Post-election, Clinton’s e-mails create dilemmas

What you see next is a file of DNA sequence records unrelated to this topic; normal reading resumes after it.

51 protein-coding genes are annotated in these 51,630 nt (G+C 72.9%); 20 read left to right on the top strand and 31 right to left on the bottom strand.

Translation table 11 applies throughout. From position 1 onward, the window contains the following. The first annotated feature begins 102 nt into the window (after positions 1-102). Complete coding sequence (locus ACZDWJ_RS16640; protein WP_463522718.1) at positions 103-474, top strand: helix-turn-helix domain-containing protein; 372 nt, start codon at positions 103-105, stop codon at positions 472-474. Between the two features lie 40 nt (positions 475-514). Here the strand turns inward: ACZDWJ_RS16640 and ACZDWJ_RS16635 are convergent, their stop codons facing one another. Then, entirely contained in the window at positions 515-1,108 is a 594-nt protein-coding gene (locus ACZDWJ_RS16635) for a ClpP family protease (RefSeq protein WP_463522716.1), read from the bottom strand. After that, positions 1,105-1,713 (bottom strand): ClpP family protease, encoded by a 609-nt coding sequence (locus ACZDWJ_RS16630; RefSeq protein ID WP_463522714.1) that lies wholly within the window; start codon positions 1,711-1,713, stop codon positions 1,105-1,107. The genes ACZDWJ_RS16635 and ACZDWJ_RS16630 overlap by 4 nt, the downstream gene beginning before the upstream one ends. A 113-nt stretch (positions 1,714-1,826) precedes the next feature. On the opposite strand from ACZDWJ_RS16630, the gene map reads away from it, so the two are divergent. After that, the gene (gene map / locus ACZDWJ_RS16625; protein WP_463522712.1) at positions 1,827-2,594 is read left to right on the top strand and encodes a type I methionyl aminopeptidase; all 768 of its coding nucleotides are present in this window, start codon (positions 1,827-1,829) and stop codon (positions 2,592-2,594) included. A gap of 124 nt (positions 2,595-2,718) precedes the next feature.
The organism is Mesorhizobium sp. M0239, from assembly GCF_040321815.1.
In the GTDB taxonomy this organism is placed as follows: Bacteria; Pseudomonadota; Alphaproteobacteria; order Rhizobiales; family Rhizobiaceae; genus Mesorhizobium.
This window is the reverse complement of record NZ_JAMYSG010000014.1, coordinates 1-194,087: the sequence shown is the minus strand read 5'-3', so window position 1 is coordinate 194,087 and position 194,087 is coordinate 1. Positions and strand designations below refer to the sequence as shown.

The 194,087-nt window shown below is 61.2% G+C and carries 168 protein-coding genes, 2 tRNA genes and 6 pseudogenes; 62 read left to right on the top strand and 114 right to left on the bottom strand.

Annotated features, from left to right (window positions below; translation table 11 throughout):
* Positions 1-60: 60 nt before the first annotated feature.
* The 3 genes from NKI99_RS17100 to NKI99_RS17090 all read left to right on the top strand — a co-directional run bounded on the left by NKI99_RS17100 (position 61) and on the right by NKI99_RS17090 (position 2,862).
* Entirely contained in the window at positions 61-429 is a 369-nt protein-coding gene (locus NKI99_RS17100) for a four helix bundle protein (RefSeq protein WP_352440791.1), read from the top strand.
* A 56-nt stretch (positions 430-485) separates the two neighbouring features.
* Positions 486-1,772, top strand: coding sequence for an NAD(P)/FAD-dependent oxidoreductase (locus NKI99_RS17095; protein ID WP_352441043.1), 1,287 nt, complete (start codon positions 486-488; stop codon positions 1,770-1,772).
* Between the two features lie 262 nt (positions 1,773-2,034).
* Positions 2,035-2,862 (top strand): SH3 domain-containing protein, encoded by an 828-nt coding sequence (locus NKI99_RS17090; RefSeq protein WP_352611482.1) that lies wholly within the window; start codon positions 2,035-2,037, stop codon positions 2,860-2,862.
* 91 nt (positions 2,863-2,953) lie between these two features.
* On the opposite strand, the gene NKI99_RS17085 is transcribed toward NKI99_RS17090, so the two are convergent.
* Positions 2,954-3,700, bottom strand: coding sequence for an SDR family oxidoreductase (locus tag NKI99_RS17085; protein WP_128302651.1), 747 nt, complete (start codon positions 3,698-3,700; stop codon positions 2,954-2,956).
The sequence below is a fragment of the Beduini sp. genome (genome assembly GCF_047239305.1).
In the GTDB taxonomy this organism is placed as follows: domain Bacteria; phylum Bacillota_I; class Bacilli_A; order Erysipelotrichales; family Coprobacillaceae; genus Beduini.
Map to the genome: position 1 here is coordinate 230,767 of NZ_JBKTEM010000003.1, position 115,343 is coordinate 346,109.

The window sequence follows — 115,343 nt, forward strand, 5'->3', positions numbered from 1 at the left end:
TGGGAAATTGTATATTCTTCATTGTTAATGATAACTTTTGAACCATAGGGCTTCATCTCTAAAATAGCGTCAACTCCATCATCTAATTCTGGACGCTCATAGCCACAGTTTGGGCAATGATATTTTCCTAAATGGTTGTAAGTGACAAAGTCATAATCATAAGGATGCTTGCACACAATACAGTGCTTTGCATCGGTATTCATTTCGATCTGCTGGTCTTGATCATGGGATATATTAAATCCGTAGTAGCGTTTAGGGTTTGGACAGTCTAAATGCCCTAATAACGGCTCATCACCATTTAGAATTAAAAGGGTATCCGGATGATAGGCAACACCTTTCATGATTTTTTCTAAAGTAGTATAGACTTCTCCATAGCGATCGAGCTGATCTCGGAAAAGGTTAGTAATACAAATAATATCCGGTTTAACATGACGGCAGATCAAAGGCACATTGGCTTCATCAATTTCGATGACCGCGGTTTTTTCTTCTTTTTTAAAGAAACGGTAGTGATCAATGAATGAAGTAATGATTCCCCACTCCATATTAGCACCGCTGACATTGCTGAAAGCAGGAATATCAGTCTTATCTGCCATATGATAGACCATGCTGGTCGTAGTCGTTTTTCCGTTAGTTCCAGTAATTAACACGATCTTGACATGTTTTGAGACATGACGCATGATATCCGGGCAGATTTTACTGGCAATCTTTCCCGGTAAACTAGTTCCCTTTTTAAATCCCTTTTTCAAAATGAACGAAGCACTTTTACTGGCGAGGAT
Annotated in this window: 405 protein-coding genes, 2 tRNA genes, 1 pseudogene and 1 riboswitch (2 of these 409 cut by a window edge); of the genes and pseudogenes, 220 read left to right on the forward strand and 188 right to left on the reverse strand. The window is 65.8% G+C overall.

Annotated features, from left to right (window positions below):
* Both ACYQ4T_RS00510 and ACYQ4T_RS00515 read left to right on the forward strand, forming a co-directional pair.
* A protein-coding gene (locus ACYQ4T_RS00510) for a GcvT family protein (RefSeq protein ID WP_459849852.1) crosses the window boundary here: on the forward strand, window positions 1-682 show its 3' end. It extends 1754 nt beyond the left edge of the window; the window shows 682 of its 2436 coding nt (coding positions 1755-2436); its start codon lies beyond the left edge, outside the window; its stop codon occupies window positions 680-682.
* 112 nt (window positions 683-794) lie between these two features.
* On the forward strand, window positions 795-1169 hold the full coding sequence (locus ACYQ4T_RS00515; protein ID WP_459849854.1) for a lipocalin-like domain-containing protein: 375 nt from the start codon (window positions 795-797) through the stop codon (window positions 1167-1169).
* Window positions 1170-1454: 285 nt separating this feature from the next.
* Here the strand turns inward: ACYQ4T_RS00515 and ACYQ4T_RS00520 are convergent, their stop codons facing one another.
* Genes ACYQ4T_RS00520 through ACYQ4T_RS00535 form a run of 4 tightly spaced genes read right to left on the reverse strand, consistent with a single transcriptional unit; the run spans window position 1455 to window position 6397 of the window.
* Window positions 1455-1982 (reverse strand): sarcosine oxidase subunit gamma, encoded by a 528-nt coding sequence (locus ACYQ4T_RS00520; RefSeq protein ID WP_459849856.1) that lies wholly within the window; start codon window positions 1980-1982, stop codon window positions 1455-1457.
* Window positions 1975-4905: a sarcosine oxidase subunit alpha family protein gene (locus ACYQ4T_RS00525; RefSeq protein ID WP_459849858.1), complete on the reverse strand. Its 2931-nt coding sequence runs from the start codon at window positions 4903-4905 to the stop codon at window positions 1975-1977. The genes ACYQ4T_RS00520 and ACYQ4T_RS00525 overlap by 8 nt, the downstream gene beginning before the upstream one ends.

In quick succession, FBI Director James Comey dropped two bombshells regarding the e-mail server of Hillary Clinton. On Oct. 28, Comey revealed a second investigation into Clinton’s illegal use of private email servers while she was secretary of state. Then, on the Sunday before the election, Comey said the second probe had concluded — and no action would be taken against Clinton. Coming just two days before the election, that was a gift to Clinton in her battle against Donald Trump. It was not the last we will hear of Clinton’s e-mail misdeeds. Rest assured of that. Clinton broke the law in using private e-mail servers while secretary of state. She knew she was doing so. She understood the law required her to use secure State Department servers to keep national secrets from falling into the wrong hands. Once her crime was exposed, Clinton lied about it, repeatedly. She and some of her aides tried to erase some incriminating messages. They withheld others from investigators. Yet in July, Comey declared he would not recommend Clinton be prosecuted. She did not intend to jeopardize national security, he said. At the same time, Comey noted FBI agents examining Clinton’s e-mails had found more than 100 pieces of information that were supposed to have been kept secret. Though many other people have been prosecuted and punished for lesser offenses involving national security, Clinton was let off the hook. Then came the Oct. 28 bombshell – followed by yet another bombshell was dropped the Sunday before the election, when Comey let it be known FBI investigators had finished examining e-mails on the computer of disgraced former Congressman Anthony Weiner, the estranged husband of Clinton’s top aide. Nothing was found to compel prosecution of Clinton, Comey wrote in a letter to some members of Congress. So, as Americans voted for a new president Tuesday, Clinton had a clean bill of health from the FBI director. Two questions remain unanswered: Where else will Clinton’s e-mails — carrying with them national secrets — turn up? In Moscow? Beijing? Pyongyang? To be distributed far and wide by WikiLeaks? And will Clinton be pardoned, either by lameduck President Obama or – in a conciliatory/unifying gesture – President-elect Donald Trump?

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